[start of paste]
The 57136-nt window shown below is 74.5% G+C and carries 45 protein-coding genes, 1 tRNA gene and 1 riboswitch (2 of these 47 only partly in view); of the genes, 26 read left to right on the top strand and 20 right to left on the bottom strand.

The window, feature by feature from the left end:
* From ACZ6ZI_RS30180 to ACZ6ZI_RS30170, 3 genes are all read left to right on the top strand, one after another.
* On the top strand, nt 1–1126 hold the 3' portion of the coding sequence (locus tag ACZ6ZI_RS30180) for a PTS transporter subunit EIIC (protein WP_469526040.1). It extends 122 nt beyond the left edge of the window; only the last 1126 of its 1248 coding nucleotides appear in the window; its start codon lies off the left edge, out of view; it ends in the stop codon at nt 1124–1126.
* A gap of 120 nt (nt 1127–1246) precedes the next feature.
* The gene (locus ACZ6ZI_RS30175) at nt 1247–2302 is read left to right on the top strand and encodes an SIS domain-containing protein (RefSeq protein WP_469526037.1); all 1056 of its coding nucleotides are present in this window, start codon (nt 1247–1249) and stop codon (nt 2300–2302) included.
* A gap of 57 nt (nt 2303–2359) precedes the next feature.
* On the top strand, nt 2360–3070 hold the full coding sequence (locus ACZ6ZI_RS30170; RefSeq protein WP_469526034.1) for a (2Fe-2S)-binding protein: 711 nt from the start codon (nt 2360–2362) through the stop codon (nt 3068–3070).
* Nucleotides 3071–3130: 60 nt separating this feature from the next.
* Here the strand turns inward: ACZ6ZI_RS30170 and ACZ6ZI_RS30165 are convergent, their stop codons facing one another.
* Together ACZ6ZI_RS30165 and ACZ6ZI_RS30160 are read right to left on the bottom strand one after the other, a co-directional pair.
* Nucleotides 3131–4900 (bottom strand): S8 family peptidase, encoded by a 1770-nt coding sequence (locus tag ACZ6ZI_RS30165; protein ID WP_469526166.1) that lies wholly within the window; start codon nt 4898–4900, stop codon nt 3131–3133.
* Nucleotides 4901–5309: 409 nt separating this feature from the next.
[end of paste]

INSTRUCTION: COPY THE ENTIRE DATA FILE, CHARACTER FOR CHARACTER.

The 57136-nt window shown below is 74.5% G+C and carries 45 protein-coding genes, 1 tRNA gene and 1 riboswitch (2 of these 47 only partly in view); of the genes, 26 read left to right on the top strand and 20 right to left on the bottom strand.

The window, feature by feature from the left end:
* From ACZ6ZI_RS30180 to ACZ6ZI_RS30170, 3 genes are all read left to right on the top strand, one after another.
* On the top strand, nt 1–1126 hold the 3' portion of the coding sequence (locus tag ACZ6ZI_RS30180) for a PTS transporter subunit EIIC (protein WP_469526040.1). It extends 122 nt beyond the left edge of the window; only the last 1126 of its 1248 coding nucleotides appear in the window; its start codon lies off the left edge, out of view; it ends in the stop codon at nt 1124–1126.
* A gap of 120 nt (nt 1127–1246) precedes the next feature.
* The gene (locus ACZ6ZI_RS30175) at nt 1247–2302 is read left to right on the top strand and encodes an SIS domain-containing protein (RefSeq protein WP_469526037.1); all 1056 of its coding nucleotides are present in this window, start codon (nt 1247–1249) and stop codon (nt 2300–2302) included.
* A gap of 57 nt (nt 2303–2359) precedes the next feature.
* On the top strand, nt 2360–3070 hold the full coding sequence (locus ACZ6ZI_RS30170; RefSeq protein WP_469526034.1) for a (2Fe-2S)-binding protein: 711 nt from the start codon (nt 2360–2362) through the stop codon (nt 3068–3070).
* Nucleotides 3071–3130: 60 nt separating this feature from the next.
* Here the strand turns inward: ACZ6ZI_RS30170 and ACZ6ZI_RS30165 are convergent, their stop codons facing one another.
* Together ACZ6ZI_RS30165 and ACZ6ZI_RS30160 are read right to left on the bottom strand one after the other, a co-directional pair.
* Nucleotides 3131–4900 (bottom strand): S8 family peptidase, encoded by a 1770-nt coding sequence (locus tag ACZ6ZI_RS30165; protein ID WP_469526166.1) that lies wholly within the window; start codon nt 4898–4900, stop codon nt 3131–3133.
* Nucleotides 4901–5309: 409 nt separating this feature from the next.